After those Games, Stabisevski was done. Or, more precisely, the sport was done with live piano. (And after 1996, it would be done with compulsories, too.) When the change from live piano to recorded music was finally announced, people asked Stabisevski what he was going to do. “Well I have my job, no problem with me. But what is gymnastics going to do without the watchful eye of the pianist? That was my question.”
The pianist could assist the gymnast, finesse the notes if she fell behind the music, speed up if she was moving a little too quickly. To play for a gymnast (or for a dancer, for that matter) you need to think quickly on your feet. Or fingers.
But Stabisevski understands that for many gymnasts, performing to recorded popular tracks is more exciting than dancing to just a piano. “The gymnasts love that music. It doesn’t matter if it’s Carol on the piano or Bon Jovi on the microphone,” he said, laughing.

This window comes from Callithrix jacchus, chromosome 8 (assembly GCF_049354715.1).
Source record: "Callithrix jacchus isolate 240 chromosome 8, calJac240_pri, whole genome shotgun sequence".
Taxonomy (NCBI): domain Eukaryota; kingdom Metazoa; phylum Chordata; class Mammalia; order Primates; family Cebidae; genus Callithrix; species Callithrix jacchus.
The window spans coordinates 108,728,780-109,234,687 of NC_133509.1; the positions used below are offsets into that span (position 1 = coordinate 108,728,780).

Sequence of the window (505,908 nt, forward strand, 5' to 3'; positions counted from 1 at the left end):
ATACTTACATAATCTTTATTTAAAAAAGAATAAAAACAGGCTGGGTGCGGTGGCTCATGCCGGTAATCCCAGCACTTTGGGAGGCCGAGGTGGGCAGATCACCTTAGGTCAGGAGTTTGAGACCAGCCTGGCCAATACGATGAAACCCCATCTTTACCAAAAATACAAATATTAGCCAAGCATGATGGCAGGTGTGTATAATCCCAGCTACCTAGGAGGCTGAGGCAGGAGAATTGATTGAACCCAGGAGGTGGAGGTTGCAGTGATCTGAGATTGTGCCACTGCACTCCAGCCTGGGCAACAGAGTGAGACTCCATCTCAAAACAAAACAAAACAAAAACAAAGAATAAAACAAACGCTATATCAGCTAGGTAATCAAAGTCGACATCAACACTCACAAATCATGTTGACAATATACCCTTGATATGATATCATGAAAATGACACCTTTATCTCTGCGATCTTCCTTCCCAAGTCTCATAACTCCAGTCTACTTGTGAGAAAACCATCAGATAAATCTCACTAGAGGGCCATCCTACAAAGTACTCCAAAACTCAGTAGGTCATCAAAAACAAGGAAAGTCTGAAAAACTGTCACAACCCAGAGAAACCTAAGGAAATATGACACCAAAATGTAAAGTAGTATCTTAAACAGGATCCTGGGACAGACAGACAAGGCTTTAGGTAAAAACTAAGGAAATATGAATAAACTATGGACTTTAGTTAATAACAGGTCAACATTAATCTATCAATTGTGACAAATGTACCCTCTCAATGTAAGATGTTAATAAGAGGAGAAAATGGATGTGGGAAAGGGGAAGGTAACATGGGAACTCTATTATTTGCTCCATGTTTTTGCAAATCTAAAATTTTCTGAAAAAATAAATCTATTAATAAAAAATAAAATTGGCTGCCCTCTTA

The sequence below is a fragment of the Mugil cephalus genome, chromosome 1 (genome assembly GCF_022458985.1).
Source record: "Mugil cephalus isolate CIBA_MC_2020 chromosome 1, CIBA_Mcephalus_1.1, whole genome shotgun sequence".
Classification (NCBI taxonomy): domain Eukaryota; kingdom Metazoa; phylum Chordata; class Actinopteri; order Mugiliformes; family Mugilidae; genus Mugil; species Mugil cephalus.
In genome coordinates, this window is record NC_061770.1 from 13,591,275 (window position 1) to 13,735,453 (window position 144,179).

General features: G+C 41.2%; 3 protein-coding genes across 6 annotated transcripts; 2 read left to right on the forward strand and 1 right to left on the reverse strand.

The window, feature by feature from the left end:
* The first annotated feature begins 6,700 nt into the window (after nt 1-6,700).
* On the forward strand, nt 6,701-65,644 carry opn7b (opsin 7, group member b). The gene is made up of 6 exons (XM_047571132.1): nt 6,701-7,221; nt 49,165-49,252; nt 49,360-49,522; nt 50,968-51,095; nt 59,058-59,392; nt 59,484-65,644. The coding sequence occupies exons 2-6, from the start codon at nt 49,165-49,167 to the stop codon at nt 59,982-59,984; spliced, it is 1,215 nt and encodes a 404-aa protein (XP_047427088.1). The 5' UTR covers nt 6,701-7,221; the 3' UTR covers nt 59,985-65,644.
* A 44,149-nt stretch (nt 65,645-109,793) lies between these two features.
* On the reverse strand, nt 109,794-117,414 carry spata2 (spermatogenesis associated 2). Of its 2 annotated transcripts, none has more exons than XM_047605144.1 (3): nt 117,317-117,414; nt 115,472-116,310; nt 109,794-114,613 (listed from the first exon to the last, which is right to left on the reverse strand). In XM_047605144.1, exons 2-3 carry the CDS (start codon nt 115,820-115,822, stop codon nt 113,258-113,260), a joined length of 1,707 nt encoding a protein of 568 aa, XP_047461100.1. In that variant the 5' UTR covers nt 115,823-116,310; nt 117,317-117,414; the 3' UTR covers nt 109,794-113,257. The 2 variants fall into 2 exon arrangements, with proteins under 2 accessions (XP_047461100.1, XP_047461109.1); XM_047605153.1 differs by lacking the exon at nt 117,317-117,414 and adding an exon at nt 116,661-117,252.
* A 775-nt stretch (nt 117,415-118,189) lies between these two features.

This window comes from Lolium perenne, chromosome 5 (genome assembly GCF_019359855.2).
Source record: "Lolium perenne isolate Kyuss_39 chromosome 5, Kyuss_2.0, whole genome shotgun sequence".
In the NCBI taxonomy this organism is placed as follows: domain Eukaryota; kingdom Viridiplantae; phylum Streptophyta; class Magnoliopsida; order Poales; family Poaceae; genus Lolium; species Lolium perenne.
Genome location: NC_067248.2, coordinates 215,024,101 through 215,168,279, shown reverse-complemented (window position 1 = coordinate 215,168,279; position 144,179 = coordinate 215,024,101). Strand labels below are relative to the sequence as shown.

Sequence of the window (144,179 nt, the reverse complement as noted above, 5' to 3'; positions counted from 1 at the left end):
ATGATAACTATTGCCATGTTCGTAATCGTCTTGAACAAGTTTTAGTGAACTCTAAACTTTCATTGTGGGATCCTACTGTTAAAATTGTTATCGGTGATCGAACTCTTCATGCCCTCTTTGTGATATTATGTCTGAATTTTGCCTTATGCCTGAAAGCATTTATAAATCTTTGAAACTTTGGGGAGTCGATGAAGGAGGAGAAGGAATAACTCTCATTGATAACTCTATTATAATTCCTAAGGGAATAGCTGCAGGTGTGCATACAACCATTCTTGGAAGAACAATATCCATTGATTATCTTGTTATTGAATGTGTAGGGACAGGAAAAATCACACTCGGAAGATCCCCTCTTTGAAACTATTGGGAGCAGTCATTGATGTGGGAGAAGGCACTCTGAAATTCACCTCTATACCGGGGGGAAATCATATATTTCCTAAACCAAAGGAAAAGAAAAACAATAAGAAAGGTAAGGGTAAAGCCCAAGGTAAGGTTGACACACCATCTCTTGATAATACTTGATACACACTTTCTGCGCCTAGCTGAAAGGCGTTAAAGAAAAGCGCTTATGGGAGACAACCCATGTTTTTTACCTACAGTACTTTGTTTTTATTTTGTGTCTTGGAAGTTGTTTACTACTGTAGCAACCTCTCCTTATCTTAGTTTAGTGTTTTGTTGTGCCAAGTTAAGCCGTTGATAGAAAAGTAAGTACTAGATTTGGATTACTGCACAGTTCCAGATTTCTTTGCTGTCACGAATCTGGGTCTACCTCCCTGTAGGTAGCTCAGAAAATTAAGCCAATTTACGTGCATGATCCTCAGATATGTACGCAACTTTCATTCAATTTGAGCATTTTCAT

Gymnastics is not quite up to Bon Jovi lyrics. Although vocal sounds are now permitted, music with discernible words are not. But give the sport a few years and it may end up going the way that figure skating did. Gymnastics followed figure skating to a point-based scoring system, after all.
But you can’t form a bond with recorded music. It can’t help you feel a little less alone out on the floor the way a pianist can. Recorded music doesn’t have your back.
“I often share with people who didn’t have the privilege of performing WITH someone inspiring your every move, gesture, look, step, hop, leap and tumble with a perfectly played note and who drove the rhythm, feel and flow of the routine was a close to sharing a heartbeat as one could get in sports,” Johnson Clarke explained in her email. “It was a relationship between the gymnast and piano player,” Stabisevski said. And now, “Something is missing.”
Dvora Meyers is a journalist and author of The End of the Perfect 10: The Making and Breaking of Gymnastics’ Top Score from Nadia to Now. Sign up for her Substack Unorthodox Gymnastics to read more of her work.